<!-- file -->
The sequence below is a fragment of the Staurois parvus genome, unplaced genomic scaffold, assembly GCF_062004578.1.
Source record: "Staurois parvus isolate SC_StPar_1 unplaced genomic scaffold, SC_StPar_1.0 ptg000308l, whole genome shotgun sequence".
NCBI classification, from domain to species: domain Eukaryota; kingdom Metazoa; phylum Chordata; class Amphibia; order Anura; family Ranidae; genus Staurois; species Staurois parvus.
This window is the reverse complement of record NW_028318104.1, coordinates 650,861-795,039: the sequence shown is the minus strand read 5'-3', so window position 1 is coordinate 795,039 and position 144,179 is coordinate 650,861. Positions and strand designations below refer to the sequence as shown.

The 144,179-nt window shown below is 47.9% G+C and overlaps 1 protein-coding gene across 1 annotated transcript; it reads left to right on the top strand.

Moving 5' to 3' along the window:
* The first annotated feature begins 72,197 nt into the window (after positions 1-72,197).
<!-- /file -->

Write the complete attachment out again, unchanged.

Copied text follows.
The sequence below is a fragment of the Staurois parvus genome, unplaced genomic scaffold, assembly GCF_062004578.1.
Source record: "Staurois parvus isolate SC_StPar_1 unplaced genomic scaffold, SC_StPar_1.0 ptg000308l, whole genome shotgun sequence".
NCBI classification, from domain to species: domain Eukaryota; kingdom Metazoa; phylum Chordata; class Amphibia; order Anura; family Ranidae; genus Staurois; species Staurois parvus.
This window is the reverse complement of record NW_028318104.1, coordinates 650,861-795,039: the sequence shown is the minus strand read 5'-3', so window position 1 is coordinate 795,039 and position 144,179 is coordinate 650,861. Positions and strand designations below refer to the sequence as shown.

The 144,179-nt window shown below is 47.9% G+C and overlaps 1 protein-coding gene across 1 annotated transcript; it reads left to right on the top strand.

Moving 5' to 3' along the window:
* The first annotated feature begins 72,197 nt into the window (after positions 1-72,197).